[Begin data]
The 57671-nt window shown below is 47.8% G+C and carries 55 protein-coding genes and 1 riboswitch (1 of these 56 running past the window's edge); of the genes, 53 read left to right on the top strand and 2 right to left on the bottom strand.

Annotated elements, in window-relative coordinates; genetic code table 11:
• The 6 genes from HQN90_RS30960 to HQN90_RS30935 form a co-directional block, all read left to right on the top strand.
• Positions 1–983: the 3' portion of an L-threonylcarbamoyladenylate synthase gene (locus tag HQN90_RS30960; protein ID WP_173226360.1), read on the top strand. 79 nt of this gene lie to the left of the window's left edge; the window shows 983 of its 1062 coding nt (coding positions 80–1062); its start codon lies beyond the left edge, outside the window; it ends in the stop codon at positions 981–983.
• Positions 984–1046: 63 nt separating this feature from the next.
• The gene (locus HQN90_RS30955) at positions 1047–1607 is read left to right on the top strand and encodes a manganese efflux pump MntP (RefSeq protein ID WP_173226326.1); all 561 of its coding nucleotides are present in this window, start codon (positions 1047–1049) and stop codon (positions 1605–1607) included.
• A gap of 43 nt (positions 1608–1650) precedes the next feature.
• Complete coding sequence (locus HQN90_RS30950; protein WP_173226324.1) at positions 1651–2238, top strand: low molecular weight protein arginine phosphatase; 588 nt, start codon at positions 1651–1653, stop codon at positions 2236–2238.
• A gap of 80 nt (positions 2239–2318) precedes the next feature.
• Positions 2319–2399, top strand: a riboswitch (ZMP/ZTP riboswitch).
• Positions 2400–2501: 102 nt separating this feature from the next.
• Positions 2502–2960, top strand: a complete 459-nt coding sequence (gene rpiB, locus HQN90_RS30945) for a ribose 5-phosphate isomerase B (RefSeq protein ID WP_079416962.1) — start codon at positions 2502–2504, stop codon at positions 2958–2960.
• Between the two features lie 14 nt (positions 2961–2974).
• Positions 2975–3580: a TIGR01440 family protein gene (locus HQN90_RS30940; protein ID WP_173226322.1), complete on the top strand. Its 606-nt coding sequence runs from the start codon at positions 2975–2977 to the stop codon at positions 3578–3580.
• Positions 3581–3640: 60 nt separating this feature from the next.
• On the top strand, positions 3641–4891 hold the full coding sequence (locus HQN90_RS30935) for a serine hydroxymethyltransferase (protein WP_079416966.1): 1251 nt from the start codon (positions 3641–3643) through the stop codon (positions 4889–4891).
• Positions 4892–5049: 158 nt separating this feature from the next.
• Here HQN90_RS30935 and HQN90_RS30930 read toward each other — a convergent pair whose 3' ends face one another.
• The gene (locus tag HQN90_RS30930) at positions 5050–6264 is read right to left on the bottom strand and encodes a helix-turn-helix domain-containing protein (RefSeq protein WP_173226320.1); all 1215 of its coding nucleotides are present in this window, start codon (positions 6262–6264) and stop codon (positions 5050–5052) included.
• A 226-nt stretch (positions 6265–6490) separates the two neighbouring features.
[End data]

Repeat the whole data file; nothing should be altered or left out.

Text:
The 57671-nt window shown below is 47.8% G+C and carries 55 protein-coding genes and 1 riboswitch (1 of these 56 running past the window's edge); of the genes, 53 read left to right on the top strand and 2 right to left on the bottom strand.

Annotated elements, in window-relative coordinates; genetic code table 11:
• The 6 genes from HQN90_RS30960 to HQN90_RS30935 form a co-directional block, all read left to right on the top strand.
• Positions 1–983: the 3' portion of an L-threonylcarbamoyladenylate synthase gene (locus tag HQN90_RS30960; protein ID WP_173226360.1), read on the top strand. 79 nt of this gene lie to the left of the window's left edge; the window shows 983 of its 1062 coding nt (coding positions 80–1062); its start codon lies beyond the left edge, outside the window; it ends in the stop codon at positions 981–983.
• Positions 984–1046: 63 nt separating this feature from the next.
• The gene (locus HQN90_RS30955) at positions 1047–1607 is read left to right on the top strand and encodes a manganese efflux pump MntP (RefSeq protein ID WP_173226326.1); all 561 of its coding nucleotides are present in this window, start codon (positions 1047–1049) and stop codon (positions 1605–1607) included.
• A gap of 43 nt (positions 1608–1650) precedes the next feature.
• Complete coding sequence (locus HQN90_RS30950; protein WP_173226324.1) at positions 1651–2238, top strand: low molecular weight protein arginine phosphatase; 588 nt, start codon at positions 1651–1653, stop codon at positions 2236–2238.
• A gap of 80 nt (positions 2239–2318) precedes the next feature.
• Positions 2319–2399, top strand: a riboswitch (ZMP/ZTP riboswitch).
• Positions 2400–2501: 102 nt separating this feature from the next.
• Positions 2502–2960, top strand: a complete 459-nt coding sequence (gene rpiB, locus HQN90_RS30945) for a ribose 5-phosphate isomerase B (RefSeq protein ID WP_079416962.1) — start codon at positions 2502–2504, stop codon at positions 2958–2960.
• Between the two features lie 14 nt (positions 2961–2974).
• Positions 2975–3580: a TIGR01440 family protein gene (locus HQN90_RS30940; protein ID WP_173226322.1), complete on the top strand. Its 606-nt coding sequence runs from the start codon at positions 2975–2977 to the stop codon at positions 3578–3580.
• Positions 3581–3640: 60 nt separating this feature from the next.
• On the top strand, positions 3641–4891 hold the full coding sequence (locus HQN90_RS30935) for a serine hydroxymethyltransferase (protein WP_079416966.1): 1251 nt from the start codon (positions 3641–3643) through the stop codon (positions 4889–4891).
• Positions 4892–5049: 158 nt separating this feature from the next.
• Here HQN90_RS30935 and HQN90_RS30930 read toward each other — a convergent pair whose 3' ends face one another.
• The gene (locus tag HQN90_RS30930) at positions 5050–6264 is read right to left on the bottom strand and encodes a helix-turn-helix domain-containing protein (RefSeq protein WP_173226320.1); all 1215 of its coding nucleotides are present in this window, start codon (positions 6262–6264) and stop codon (positions 5050–5052) included.
• A 226-nt stretch (positions 6265–6490) separates the two neighbouring features.